I was browsing the CSC Motorcycles blog a few days ago and came across this excellent article regarding the CSC RX3 Adventure Motorcycle. That article is called "Proven Reliability of the CSC RX3 Adventure", and you can check it out by following this link. In short, the article sums up the various rides that CSC has sponsored over the last few years spanning tens of thousands of miles, but then goes on to talk about the broader market in which the RX3 is a part of. I found this information to be very interesting and wanted to share it here, as much of this information was a deciding factor when I purchased my CSC TT250 a few years ago.
Now the CSC RX3 Adventure isn't new, and neither is this information for that matter. The thing is, unless you are genuinely interested in what CSC is doing or did some research on China bikes; then this information might actually come as a surprise. The article details some of the backstory about the RX3, and how it is sold in various configurations around the world. It also talks a little bit about how the engine, which is the result of a collaboration between Piaggio and Zongshen, is specifically designed to be reliable and low maintenance. It is an interesting read, I would highly recommend you check it out if you have the chance.
So why is this important if it isn't anything new? Well, if you have followed my YouTube channel for any length of time, you should know by now that I am a huge fan of inexpensive, reliable and practical motorcycles. I started this whole journey on my CSC TT250, purchasing the bike because I had a need for an inexpensive form of transportation. As I was looking for a beater car, I came across an article advertising a dual sport motorcycle for $1895 dollars; the CSC TT250. I already owned a 2014 Honda CRF250L, but something about this extremely inexpensive motorcycle just seemed to fit bill for my cheap transportation needs.
That purchase slowly turned from practical commuter into genuine curiosity about how capable and reliable a $2000 dual sport motorcycle could really be. I mean, how much abuse could this thing really stand up to? If you are curious about said abuse, take a look at this playlist for all of my adventures on the CSC TT250 to see how it performed. In the end, it turned out to be a great motorcycle, and I stand by my opinion that it is a good option for anyone who has the right expectations. It's not a dedicated trail bike, enduro machine or motocross racer; but it is a cheap & reliable motorcycle that has the capability to get you pretty far off the beaten path if you can respect it's limitations.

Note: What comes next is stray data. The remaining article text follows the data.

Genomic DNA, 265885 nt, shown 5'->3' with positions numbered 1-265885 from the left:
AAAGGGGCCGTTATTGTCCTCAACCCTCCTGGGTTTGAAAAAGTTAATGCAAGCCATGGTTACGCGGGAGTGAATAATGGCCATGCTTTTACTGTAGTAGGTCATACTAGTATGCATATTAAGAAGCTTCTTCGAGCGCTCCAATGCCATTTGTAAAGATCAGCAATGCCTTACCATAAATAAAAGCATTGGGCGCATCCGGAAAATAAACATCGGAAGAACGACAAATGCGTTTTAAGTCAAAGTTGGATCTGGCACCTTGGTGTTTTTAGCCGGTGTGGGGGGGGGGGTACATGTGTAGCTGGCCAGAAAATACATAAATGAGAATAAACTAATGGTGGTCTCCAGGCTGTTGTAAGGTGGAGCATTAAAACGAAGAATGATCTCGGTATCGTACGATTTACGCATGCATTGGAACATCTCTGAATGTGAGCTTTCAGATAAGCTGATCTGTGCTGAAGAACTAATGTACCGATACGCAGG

Before purchasing my CSC TT250, I did a LOT of research before pulling the trigger. My two main sources were the ChinaRiders.net forum and of course; the CSC Motorcycles blog. The CSC blog at the time was written by Joe Berk, who served as an engineering consultant, Zongshen liaison and public relations specialist for CSC Motorcycles. Joe has since retired, but he still is featured as a guest blogger and has started a new project called Exhaust Notes with Joe Gresh of Motorcyclist Magazine.
I learned a lot of information from reading that blog. Not only did I learn about CSC Motorcycles, Zongshen, and the various bikes that CSC was importing; I also learned about the global motorcycle market the role CSC Motorcycles and Zongshen played in the grand scheme of things. At this point the RX3 Adventure had been out about a year, and the proven reliability as well as the mainly positive reviews of the bike are what made me pull the trigger on my CSC TT250. I won't go into all of the details here, but if you are curious you should definitely check out some of the older posts on the CSC blog. There is a ton of information there about all of the various CSC Motorcycles; as well as back stories, ride reports, general motorcycle content and much more. It's definitely worth checking out if you have the time.
I still check the CSC Blog from time to time, and I am really happy that I came across that article about the RX3. At almost 4 years since its introduction into the United States, the RX3 has proven to be an inexpensive and reliable way to experience adventure and life on two wheels. I have a lot of respect for CSC Motorcycles and their desire to think outside the box. Their commitment to offering practical and reliable motorcycles has really helped to change some of the perceptions regarding Chinese motorcycles here in the US; and I wish them nothing but continued success in this space. Now, if we could just get a release date on that RX4...